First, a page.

After serving in Congress since 1993, U.S. Rep. Luis Gutierrez announced Tuesday he is not seeking re-election in 2018. He was Illinois' first latino U.S. representative in the C-shaped 4th District, a contentious map drawn to bring together Hispanic support and ultimately upheld by the U.S. Supreme Court. Before Congress, Gutierrez served on the Chicago City Council for seven years. Here are key moments in the Chicago native's political rise and career.
Born Dec. 10 in Chicago and raised in Lincoln Park, the first of two children. His father drove a taxi and his mother worked in a factory.
The family moves back to Puerto Rico after Gutierrez's first year of high school. He begins his college education at the University of Puerto Rico.
Transfers to Northeastern Illinois University.
Graduates from Northeastern Illinois University with a degree in English. Returns to Puerto Rico and marries while starting to teach elementary school. He now has two daughters.
Moves back to Chicago and works as a social worker with the Illinois Department of Children and Family Services.
Runs unsuccessfully for Democratic committeeman in 32nd Ward. Later is hired by Mayor Harold Washington's office to work on infrastructure.
After moving to the 26th Ward and building a political organization, Gutierrez runs for City Council backed by Washington. He wins a close and controversial race, giving Washington control of the council.
Gutierrez controversially backs Richard M. Daley in run for mayor.
After a contentious redistricting battle that includes an Illinois Supreme Court ruling, newly drawn congressional districts create the C-shaped 4th District that weaves together Latino voters.
Gutierrez wins the U.S. House seat, the first Hispanic from the Midwest elected to Congress.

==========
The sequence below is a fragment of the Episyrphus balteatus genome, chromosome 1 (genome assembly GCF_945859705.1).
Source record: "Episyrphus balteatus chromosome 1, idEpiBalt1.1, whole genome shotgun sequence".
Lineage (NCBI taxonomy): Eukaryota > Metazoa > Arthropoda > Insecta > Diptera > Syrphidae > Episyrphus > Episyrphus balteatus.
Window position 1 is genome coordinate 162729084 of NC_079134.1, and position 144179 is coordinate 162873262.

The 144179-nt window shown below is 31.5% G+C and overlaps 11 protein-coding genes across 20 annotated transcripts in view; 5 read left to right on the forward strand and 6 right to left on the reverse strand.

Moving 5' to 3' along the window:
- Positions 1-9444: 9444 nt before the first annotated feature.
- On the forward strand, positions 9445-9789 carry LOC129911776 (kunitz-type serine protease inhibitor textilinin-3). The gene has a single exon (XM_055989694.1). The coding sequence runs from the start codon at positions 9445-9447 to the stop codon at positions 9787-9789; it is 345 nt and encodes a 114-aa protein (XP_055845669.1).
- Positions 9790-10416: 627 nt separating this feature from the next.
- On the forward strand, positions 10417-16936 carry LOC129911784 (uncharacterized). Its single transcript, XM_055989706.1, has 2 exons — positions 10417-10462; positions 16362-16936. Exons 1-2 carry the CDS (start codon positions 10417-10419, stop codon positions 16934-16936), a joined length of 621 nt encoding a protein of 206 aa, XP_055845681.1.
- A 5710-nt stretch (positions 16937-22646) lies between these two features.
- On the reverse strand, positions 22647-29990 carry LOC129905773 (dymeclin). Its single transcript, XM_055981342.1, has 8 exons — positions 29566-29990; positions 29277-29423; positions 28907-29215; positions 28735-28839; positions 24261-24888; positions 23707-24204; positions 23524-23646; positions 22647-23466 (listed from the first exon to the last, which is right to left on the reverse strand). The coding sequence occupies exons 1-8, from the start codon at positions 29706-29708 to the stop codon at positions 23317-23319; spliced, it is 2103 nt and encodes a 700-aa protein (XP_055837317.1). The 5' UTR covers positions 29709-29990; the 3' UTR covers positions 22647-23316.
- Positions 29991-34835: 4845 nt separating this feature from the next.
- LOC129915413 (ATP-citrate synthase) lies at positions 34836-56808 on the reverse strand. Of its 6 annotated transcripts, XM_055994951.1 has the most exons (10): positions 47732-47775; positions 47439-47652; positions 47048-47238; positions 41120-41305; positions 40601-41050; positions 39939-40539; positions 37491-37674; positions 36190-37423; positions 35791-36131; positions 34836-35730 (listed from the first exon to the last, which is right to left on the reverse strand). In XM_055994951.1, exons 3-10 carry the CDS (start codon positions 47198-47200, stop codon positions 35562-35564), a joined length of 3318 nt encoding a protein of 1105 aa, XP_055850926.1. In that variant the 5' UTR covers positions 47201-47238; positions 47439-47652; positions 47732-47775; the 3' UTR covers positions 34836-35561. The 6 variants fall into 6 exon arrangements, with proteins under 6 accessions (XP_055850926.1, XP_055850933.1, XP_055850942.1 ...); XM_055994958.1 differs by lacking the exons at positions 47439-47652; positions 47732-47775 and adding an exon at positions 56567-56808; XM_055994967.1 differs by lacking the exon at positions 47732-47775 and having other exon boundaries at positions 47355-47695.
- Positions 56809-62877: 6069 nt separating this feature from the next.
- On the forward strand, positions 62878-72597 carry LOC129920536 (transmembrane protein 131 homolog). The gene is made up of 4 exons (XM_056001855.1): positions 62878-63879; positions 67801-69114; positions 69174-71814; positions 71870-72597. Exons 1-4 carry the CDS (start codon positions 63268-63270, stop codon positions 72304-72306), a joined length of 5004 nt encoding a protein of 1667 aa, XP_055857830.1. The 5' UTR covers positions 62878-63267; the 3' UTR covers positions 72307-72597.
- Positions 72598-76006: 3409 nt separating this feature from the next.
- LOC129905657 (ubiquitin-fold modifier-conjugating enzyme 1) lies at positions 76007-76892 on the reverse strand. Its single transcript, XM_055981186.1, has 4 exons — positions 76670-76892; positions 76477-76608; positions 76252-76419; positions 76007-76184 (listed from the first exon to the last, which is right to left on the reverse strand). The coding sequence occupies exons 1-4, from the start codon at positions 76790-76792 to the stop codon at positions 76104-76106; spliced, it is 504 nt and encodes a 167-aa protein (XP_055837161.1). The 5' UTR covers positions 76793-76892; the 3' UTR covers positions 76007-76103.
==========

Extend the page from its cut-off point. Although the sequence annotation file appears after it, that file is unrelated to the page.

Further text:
After up-and-down rulings, the U.S. Supreme Court rules the 4th District can stand, signaling a willingness to accept some districts carefully drawn to favor minorities.
First elected official to sponsor the DREAM Act for immigrants who came to the U.S. illegally with their parents.
Tribune's "Neighborhoods for Sale" investigation details how Gutierrez received a $200,000 loan from a developer and wrote a letter to Mayor Richard M. Daley on U.S House stationery lobbying for the developer's project. Gutierrez says the loan and the lobbying were unconnected. The developer was later convicted of bribing a West Side alderman.
Gutierrez supports the election of Barack Obama as president but quickly becomes an Obama antagonist by complaining that immigration reform is on the back burner. Obama will fully embrace the issue later in his presidency.
Gutierrez endorses Gery Chico for mayor, but Rahm Emanuel prevails.
Gutierrez serves as campaign co-chair for Emanuel's re-election bid, opposing Latino candidate Jesus "Chuy" Garcia, who mounts a strong challenge but falls short in a runoff.
A day after filing paperwork for the March 20 primary, Gutierrez announces he won't seek re-election in 2018.
Sources: U.S. Government Publishing Office, U.S. House of Representatives, Chicago Tribune reporting
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